What is ambition? Definition and examples

Ambition is a strong desire to achieve something, reach a personal goal, or to do something. Ambition is one of the few characteristics that humans possess, unlike the rest of the animal kingdom; or so we believe. A person with ambition has an internal drive that motivates them to try to succeed. People with this trait tend to have a stronger belief in themselves than the rest of the population.

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Oscar Wilde (1854-1900), an Irish poet and playwright, once said: “Our ambition should be to rule ourselves, the true kingdom for each one of us; and true progress is to know more, and be more, and to do more.” (Image: Wikipedia)

Cambridge Dictionary defines ambition as “a strong desire for success, achievement, power, or wealth”.

Material ambition

Most people would like to have more money. We believe that money makes life easier. If we are well off, it is easier to pay our bills, purchase things we need and want, and go on vacation to nice places.

Some people believe that those without financial worries or problems find it easier to be happy. They have more freedom, less stress, and more personal time than their less well-off counterparts.

However, if you asked 1,000 people what their number one ambition in life was, few if any would simply say “To be rich.”

Career ambition

Somebody who is studying medicine might say that their ambition is to be a good or perhaps the best surgeon, endocrinologist, researcher, etc. An individual who wants to reach the top of their career ladder has a lot of ambition. They exist in all fields, such as the police force, military, business, science, politics, acting, music, and show business.

Sports ambition

A professional athlete may dream one day of winning a gold medal in the Olympics. Professional soccer players (British: footballers) probably see the pinnacle of their career when they are selected for their national squad or a top club like Barcelona, Bayern Munich, Manchester United, or Juventus.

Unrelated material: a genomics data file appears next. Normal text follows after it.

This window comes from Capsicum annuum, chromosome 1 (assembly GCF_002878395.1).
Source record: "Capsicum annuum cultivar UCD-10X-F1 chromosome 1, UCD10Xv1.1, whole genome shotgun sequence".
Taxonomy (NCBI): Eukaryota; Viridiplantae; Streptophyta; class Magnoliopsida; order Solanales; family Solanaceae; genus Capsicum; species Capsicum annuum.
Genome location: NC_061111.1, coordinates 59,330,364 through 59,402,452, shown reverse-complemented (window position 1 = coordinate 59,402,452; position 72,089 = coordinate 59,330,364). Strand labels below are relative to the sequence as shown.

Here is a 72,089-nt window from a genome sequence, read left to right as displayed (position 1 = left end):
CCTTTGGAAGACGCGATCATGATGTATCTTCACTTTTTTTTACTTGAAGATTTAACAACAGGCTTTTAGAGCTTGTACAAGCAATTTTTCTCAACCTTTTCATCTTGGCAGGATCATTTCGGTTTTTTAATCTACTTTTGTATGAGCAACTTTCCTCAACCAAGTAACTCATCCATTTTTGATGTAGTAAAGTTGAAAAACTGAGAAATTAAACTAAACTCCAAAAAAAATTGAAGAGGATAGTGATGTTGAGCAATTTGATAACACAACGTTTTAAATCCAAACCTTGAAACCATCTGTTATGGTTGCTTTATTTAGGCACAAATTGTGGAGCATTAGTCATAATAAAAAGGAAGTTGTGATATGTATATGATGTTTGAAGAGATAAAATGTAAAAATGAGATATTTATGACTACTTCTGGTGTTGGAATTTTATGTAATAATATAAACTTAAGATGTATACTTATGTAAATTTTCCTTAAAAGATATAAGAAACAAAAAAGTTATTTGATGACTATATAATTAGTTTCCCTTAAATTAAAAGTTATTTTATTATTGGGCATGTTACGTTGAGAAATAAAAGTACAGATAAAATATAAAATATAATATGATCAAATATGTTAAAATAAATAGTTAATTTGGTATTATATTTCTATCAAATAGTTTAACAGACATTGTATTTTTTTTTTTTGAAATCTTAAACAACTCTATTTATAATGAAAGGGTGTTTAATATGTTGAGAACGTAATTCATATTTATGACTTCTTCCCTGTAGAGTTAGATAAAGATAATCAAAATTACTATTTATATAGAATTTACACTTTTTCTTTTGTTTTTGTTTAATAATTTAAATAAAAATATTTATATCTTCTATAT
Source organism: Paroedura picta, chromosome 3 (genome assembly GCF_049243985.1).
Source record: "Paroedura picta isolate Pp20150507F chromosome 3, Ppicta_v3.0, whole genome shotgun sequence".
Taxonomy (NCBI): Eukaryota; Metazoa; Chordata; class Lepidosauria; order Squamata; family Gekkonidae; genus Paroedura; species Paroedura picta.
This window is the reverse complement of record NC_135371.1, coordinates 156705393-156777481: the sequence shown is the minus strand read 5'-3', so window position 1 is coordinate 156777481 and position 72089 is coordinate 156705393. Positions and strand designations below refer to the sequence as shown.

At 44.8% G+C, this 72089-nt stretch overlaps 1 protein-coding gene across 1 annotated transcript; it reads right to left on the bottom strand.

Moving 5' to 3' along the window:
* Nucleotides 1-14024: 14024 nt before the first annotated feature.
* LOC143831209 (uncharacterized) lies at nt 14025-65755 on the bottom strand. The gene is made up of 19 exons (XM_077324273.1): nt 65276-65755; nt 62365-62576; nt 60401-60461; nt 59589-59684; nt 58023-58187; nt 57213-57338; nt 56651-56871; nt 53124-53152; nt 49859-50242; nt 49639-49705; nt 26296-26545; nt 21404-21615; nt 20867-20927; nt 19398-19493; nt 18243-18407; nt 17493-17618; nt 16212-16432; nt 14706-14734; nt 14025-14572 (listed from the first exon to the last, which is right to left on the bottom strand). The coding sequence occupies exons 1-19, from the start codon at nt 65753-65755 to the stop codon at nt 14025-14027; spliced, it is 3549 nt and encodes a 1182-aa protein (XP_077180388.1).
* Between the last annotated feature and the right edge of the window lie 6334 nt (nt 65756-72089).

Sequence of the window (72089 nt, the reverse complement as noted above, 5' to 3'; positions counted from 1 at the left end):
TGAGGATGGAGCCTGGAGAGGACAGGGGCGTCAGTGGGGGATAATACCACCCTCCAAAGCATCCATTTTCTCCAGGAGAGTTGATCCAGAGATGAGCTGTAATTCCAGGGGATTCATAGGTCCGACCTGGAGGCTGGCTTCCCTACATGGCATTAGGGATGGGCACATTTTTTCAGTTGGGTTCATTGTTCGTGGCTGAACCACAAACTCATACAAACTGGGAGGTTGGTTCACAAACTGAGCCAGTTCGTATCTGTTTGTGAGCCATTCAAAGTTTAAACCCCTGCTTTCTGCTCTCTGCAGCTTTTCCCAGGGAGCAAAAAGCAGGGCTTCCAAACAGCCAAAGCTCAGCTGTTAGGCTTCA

Although ambitious people may have different goals, they all have something in common. They tend to thrive where there is fierce competition.

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Napoleon Bonaparte (1769-1821), a French statesman and ambitious military leader, once said: “Great ambition is the passion of a great character. Those endowed with it may perform very good or very bad acts. All depends on the principles which direct them. (Image: medium.com)

Etymology of ambition

Etymology is the study of the history or words, i.e., where they come from, and how their meanings and structures evolved over time.

According to the Online Etymology Dictionary, the term first appeared in the English language in the British Isles in the mid-fourteenth century. At the time it meant “eager or inordinate desire for preferment or honor.” It came from the Old French word Ambicion, which originated from the Latin word Ambitionem (nominative Ambitio), with the meaning “a going around, courting favor” especially to gain votes.

In its early days, the English term had a pejorative meaning and was grouped with vainglory, pride, and arrogance.

It was not until the sixteenth century that it began to have its modern meaning.